Natural Rock Feature
Dragonby, North Lincolnshire OS Map Ref SE90441419
OS Maps - Landranger 112 (Scunthorpe & Gainsborough), Explorer 281 (Ancholme Valley)
This is not a man-made structure, but it is certainly ancient and I have added it to the site on the basis that it definitely falls into the oddities category. It is in fact a natural rock formation caused by a limestone spring but local legend says it is the body of a dragon that was turned to stone by a wizard. Another story claims that it is the top of a church that sank into the earth with the congregation still inside and that once a year the ghostly bells can still be heard ringing.
A hint that it may have held significance to the local prehistoric population comes from the finds of flint flakes, cores and scrapers from nearby and also from the speculations of Harold Dudley a former curator of Scunthorpe Museum. Dudley wrote -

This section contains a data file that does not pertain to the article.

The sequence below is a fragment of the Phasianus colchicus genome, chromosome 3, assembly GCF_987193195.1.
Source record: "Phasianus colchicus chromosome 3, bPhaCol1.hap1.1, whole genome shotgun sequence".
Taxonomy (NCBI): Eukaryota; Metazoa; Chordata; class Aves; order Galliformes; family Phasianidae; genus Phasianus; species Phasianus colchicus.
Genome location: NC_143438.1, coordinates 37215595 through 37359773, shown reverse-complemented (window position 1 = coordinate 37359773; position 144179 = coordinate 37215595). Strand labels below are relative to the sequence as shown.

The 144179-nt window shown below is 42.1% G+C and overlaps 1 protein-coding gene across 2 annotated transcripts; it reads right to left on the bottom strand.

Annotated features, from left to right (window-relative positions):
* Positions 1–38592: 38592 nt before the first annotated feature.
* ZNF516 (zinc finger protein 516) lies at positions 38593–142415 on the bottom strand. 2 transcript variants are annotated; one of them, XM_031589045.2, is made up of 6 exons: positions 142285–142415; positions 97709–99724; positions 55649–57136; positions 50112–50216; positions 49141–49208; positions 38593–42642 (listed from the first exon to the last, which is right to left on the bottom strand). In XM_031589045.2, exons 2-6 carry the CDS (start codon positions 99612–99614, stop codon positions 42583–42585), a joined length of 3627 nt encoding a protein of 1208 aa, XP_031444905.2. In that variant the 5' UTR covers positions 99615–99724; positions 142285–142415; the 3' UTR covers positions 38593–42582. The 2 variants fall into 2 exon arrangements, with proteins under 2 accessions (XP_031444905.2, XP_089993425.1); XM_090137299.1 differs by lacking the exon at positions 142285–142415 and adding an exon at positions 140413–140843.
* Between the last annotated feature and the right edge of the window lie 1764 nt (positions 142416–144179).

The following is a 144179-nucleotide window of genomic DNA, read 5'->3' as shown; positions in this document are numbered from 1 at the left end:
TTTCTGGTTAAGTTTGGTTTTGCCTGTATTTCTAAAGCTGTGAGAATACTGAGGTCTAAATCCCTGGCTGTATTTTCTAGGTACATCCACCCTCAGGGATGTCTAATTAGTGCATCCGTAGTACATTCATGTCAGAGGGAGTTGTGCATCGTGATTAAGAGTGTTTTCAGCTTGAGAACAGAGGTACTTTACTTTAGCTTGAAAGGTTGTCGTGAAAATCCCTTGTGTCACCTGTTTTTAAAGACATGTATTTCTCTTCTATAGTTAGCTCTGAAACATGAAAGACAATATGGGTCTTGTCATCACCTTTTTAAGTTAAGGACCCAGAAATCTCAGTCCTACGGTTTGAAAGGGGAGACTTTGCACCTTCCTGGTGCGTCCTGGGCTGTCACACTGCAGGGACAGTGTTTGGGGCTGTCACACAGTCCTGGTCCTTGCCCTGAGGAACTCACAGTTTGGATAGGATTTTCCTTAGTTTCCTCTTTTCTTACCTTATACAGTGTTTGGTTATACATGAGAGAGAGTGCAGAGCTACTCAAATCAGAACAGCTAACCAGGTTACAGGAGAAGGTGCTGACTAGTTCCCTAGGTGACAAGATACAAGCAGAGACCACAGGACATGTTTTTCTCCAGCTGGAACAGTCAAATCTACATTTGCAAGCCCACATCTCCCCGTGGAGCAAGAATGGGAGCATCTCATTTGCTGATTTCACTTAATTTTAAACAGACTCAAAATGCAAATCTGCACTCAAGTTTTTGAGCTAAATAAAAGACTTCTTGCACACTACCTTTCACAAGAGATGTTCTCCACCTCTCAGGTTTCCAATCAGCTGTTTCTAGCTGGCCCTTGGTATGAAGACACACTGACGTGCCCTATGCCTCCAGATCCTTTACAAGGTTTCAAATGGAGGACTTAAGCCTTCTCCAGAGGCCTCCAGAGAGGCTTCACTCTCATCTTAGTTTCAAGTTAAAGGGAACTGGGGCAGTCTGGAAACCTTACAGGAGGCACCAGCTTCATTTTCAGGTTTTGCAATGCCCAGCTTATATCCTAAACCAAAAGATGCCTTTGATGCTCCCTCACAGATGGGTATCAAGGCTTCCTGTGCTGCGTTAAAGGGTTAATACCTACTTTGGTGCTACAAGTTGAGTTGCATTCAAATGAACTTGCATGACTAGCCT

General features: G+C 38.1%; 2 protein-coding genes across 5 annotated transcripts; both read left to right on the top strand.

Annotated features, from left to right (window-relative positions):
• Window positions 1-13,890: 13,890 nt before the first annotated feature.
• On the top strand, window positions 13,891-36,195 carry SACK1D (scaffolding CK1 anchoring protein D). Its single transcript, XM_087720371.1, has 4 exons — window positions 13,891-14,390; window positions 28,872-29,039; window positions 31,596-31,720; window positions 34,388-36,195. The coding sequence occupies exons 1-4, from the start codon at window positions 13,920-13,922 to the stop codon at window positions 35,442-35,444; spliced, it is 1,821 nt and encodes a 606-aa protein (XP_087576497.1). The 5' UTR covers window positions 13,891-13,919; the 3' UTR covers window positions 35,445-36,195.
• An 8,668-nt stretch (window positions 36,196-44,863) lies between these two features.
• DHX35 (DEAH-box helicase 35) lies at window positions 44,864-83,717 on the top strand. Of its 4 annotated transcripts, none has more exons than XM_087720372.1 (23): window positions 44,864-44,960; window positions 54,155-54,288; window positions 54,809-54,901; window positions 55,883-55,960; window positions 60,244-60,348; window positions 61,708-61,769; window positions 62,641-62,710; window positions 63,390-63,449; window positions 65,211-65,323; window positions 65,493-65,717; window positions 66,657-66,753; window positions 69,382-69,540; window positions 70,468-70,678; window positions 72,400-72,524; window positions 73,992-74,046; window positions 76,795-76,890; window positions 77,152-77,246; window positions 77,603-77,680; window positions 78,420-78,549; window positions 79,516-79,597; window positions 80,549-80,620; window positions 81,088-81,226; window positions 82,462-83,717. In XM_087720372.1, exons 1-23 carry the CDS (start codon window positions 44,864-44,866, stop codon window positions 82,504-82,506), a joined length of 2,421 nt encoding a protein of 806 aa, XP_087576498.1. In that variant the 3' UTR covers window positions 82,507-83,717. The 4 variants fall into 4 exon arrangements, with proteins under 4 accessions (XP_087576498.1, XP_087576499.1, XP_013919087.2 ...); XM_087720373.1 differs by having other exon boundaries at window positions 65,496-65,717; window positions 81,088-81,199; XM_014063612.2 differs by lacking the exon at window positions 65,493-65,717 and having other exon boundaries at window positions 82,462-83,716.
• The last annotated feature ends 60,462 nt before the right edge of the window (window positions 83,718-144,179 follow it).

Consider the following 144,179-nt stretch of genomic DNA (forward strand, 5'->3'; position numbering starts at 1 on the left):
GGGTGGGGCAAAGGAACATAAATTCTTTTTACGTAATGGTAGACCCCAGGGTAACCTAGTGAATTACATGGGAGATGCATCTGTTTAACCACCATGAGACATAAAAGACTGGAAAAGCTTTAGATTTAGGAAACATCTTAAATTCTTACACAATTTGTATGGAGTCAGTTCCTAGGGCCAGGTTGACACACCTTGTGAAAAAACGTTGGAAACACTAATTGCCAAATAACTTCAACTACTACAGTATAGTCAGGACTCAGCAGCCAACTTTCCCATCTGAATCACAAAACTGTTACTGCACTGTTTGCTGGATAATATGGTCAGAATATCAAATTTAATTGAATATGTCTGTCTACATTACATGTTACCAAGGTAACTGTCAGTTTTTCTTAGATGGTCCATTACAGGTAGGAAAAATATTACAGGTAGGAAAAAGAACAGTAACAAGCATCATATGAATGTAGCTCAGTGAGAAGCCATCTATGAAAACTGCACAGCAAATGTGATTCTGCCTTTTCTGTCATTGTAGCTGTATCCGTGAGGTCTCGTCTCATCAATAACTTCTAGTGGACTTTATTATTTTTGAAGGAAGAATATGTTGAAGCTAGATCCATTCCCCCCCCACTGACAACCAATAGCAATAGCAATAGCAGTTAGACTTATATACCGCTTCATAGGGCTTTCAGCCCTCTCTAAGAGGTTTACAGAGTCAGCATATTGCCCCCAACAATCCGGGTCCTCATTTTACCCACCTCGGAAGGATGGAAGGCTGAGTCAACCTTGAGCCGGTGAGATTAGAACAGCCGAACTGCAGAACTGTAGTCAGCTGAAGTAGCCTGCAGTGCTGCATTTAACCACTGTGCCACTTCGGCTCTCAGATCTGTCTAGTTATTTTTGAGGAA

'Standing within a short distance of a notable prehistoric settlement, this isolated rock may well have been the object of heathen veneration and the scene of early worship' (The history and antiquities of the Scunthorpe and Frodingham district. 1931).
Dragonby is a small village to the north of Scunthorpe just off the A1077 that leads to the village of Winterton. About half way down the only road through the village there is a gap in the houses on the right hand side - a track leads out onto some open ground and you will see the dragon on your right winding its way up the hill. The village's name of Dragonby is only fairly recent, it was changed by local land owners the Elwes family from the original name of Conesby Cliff in honour of the dragon.
The Dragonby Dragon - view looking downhill
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